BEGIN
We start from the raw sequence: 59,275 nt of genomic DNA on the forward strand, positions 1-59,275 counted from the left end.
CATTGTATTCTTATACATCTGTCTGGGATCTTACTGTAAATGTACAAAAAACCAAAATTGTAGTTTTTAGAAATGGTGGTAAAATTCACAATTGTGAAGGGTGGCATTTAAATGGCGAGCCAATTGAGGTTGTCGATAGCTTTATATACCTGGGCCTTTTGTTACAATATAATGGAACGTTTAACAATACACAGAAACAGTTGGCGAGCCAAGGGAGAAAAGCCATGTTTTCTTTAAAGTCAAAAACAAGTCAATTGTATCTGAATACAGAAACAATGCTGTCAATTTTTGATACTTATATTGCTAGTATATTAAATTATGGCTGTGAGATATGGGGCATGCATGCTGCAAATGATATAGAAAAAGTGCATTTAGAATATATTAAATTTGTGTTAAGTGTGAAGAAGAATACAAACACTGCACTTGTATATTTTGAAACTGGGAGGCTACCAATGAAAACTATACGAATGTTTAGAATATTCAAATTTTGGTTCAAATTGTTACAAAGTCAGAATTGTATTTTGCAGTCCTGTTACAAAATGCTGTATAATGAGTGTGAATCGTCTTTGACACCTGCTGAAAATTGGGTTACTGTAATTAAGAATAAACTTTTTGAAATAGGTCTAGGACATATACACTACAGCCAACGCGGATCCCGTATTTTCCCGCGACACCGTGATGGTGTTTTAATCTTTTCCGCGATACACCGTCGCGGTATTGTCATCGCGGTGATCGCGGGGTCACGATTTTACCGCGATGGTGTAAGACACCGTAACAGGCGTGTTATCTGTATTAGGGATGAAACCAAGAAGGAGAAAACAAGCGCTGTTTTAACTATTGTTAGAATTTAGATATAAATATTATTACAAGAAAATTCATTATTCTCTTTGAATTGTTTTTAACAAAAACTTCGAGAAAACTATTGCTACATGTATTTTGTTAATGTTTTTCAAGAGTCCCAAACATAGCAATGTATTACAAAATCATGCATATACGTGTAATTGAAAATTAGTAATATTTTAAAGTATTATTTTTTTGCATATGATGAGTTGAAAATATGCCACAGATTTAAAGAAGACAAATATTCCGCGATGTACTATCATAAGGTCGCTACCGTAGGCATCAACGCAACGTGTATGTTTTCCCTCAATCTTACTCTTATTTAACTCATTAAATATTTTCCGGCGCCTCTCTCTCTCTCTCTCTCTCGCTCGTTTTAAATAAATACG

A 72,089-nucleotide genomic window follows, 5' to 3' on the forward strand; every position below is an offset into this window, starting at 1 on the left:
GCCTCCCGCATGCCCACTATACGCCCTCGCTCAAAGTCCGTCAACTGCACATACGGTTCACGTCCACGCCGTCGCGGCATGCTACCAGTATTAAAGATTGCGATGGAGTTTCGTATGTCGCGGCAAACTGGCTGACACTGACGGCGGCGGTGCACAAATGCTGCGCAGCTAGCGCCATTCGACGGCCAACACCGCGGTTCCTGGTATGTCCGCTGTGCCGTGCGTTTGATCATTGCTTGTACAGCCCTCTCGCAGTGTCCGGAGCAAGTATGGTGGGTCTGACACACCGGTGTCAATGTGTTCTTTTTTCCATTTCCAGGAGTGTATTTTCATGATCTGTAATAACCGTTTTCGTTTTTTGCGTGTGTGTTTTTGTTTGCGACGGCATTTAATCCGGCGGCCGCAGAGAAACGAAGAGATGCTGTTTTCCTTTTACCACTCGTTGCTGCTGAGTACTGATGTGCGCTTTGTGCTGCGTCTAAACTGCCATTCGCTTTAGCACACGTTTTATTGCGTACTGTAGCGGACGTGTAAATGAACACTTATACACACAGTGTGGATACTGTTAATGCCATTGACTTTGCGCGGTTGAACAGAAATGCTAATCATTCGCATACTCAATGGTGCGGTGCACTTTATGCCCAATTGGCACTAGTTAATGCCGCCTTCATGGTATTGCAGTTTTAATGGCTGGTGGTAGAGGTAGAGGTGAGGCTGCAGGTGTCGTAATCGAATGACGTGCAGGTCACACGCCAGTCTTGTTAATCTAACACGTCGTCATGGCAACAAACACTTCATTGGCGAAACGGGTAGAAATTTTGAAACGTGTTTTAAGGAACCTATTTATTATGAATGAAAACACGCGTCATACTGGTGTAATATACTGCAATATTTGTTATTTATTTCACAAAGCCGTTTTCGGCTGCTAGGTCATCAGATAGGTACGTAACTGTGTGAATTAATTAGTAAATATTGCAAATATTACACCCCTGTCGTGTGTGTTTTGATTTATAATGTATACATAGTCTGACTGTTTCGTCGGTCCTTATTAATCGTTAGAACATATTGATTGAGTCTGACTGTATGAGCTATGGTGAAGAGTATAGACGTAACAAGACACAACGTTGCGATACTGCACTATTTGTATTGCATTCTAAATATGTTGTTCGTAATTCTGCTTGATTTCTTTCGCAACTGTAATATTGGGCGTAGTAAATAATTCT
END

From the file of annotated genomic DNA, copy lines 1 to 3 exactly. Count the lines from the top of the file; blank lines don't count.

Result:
We start from the raw sequence: 59,275 nt of genomic DNA on the forward strand, positions 1-59,275 counted from the left end.
CATTGTATTCTTATACATCTGTCTGGGATCTTACTGTAAATGTACAAAAAACCAAAATTGTAGTTTTTAGAAATGGTGGTAAAATTCACAATTGTGAAGGGTGGCATTTAAATGGCGAGCCAATTGAGGTTGTCGATAGCTTTATATACCTGGGCCTTTTGTTACAATATAATGGAACGTTTAACAATACACAGAAACAGTTGGCGAGCCAAGGGAGAAAAGCCATGTTTTCTTTAAAGTCAAAAACAAGTCAATTGTATCTGAATACAGAAACAATGCTGTCAATTTTTGATACTTATATTGCTAGTATATTAAATTATGGCTGTGAGATATGGGGCATGCATGCTGCAAATGATATAGAAAAAGTGCATTTAGAATATATTAAATTTGTGTTAAGTGTGAAGAAGAATACAAACACTGCACTTGTATATTTTGAAACTGGGAGGCTACCAATGAAAACTATACGAATGTTTAGAATATTCAAATTTTGGTTCAAATTGTTACAAAGTCAGAATTGTATTTTGCAGTCCTGTTACAAAATGCTGTATAATGAGTGTGAATCGTCTTTGACACCTGCTGAAAATTGGGTTACTGTAATTAAGAATAAACTTTTTGAAATAGGTCTAGGACATATACACTACAGCCAACGCGGATCCCGTATTTTCCCGCGACACCGTGATGGTGTTTTAATCTTTTCCGCGATACACCGTCGCGGTATTGTCATCGCGGTGATCGCGGGGTCACGATTTTACCGCGATGGTGTAAGACACCGTAACAGGCGTGTTATCTGTATTAGGGATGAAACCAAGAAGGAGAAAACAAGCGCTGTTTTAACTATTGTTAGAATTTAGATATAAATATTATTACAAGAAAATTCATTATTCTCTTTGAATTGTTTTTAACAAAAACTTCGAGAAAACTATTGCTACATGTATTTTGTTAATGTTTTTCAAGAGTCCCAAACATAGCAATGTATTACAAAATCATGCATATACGTGTAATTGAAAATTAGTAATATTTTAAAGTATTATTTTTTTGCATATGATGAGTTGAAAATATGCCACAGATTTAAAGAAGACAAATATTCCGCGATGTACTATCATAAGGTCGCTACCGTAGGCATCAACGCAACGTGTATGTTTTCCCTCAATCTTACTCTTATTTAACTCATTAAATATTTTCCGGCGCCTCTCTCTCTCTCTCTCTCTCGCTCGTTTTAAATAAATACG

A 72,089-nucleotide genomic window follows, 5' to 3' on the forward strand; every position below is an offset into this window, starting at 1 on the left: